Jesse J. Anderson


Mistakes Were Made: How I Blew It and Tried to Make Things Right

This week, I made a big mistake.

Someone reached out to me about something I'd shared and let me know of an error. At first I didn't want to believe them. I justified my actions to myself. I felt like I was in the right—they didn't understand.

They were at fault, not me.

But then I truly considered their perspective.

I dropped all of the context that I felt explained myself. I tried to imagine the worst perspective that someone could have experienced. It was painful. Without the pretense, my error became obvious, and it was embarrassing to witness.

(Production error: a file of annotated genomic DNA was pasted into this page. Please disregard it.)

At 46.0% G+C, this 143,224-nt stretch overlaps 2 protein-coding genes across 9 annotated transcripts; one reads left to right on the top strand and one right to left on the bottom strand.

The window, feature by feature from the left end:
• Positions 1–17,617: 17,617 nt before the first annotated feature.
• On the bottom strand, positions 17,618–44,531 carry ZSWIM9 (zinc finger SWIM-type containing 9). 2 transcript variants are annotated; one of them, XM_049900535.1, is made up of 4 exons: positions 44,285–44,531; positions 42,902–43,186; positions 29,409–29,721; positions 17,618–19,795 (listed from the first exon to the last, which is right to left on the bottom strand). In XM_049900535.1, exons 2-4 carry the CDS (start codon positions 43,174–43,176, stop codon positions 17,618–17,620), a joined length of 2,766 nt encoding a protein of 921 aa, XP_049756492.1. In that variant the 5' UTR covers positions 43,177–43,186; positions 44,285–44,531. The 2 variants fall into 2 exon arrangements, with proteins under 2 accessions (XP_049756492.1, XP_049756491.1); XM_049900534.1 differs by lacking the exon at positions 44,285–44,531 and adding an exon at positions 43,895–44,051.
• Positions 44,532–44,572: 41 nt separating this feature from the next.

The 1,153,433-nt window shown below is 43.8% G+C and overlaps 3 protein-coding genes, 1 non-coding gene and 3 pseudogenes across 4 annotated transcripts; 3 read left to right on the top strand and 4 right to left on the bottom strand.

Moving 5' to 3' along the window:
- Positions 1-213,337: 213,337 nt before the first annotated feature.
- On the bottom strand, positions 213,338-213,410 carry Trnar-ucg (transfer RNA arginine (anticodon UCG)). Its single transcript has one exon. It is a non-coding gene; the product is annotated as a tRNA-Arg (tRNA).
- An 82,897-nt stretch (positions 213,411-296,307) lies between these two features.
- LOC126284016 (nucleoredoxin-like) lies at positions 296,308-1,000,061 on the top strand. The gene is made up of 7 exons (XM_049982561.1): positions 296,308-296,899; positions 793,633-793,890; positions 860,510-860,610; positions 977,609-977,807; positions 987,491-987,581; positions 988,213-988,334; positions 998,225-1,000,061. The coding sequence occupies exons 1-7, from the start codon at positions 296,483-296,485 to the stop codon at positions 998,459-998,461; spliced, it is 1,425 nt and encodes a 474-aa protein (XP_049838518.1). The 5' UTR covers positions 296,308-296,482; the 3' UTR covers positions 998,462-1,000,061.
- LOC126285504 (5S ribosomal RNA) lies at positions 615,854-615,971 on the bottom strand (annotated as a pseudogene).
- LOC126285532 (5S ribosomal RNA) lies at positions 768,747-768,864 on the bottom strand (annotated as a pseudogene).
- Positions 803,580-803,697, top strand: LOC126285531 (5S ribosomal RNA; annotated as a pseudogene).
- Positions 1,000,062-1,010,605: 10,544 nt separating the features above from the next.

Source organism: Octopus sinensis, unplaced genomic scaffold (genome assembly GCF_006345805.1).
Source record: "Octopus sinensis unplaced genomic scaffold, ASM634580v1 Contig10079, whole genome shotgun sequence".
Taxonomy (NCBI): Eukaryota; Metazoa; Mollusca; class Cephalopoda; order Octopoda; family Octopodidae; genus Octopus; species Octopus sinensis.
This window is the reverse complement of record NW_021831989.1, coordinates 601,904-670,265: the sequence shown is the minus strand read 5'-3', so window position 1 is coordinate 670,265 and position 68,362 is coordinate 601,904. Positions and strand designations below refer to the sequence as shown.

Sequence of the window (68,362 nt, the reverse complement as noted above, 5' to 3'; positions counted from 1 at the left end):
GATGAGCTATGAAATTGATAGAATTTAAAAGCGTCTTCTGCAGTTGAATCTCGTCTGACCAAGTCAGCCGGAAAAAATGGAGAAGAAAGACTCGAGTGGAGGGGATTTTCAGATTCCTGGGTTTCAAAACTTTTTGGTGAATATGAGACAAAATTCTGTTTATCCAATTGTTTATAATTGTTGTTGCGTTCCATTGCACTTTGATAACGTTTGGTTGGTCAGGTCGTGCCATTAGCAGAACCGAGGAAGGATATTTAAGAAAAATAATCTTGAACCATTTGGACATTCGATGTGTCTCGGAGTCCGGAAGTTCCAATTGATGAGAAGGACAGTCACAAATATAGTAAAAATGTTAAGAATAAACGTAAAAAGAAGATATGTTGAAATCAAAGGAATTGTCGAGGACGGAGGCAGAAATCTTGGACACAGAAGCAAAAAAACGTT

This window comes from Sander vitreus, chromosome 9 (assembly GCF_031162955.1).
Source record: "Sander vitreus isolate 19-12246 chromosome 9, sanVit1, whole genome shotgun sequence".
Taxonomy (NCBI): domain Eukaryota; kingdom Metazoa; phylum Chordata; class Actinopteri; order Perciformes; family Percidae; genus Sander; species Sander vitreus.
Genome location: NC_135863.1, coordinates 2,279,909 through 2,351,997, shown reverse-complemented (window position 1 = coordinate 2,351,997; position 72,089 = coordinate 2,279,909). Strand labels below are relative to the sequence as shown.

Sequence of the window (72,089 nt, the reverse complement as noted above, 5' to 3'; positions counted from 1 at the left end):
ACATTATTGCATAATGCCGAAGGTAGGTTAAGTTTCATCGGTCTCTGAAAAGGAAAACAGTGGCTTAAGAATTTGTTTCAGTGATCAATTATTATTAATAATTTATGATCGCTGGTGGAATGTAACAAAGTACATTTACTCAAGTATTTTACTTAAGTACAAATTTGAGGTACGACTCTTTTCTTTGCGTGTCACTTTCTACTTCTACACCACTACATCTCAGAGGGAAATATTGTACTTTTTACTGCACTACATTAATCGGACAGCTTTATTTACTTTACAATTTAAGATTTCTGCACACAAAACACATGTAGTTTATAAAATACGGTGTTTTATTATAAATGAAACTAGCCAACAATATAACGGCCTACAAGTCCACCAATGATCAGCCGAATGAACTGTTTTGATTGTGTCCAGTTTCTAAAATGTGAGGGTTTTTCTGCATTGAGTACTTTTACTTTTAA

I had screwed up, big time, and I had only myself to blame.

It was time to own up.

Like many, I hate apologizing. I want to feel flawless, like I never make mistakes, especially embarrassing ones. But I tried my best to own up to it, accept responsibility for my mistake, and do everything I could to rectify the situation.

I asked what I could do to make it right.

The suggested fix was simple, cleaned up my mistake, and actually provided more value to the content.

A win-win I was almost too stubborn to experience.

Apologizing and fixing my mistake made them feel better about the content. That was enough of a win in itself. Then they shared the revised version with their own audience.

Incredible.

A valuable lesson in taking the time to consider criticism from a fresh point of view, and in how to avoid making a similar mistake in the future.

Cleaning up a mistake is never fun, but it's worth it.

Never be too proud to admit fault and make it right.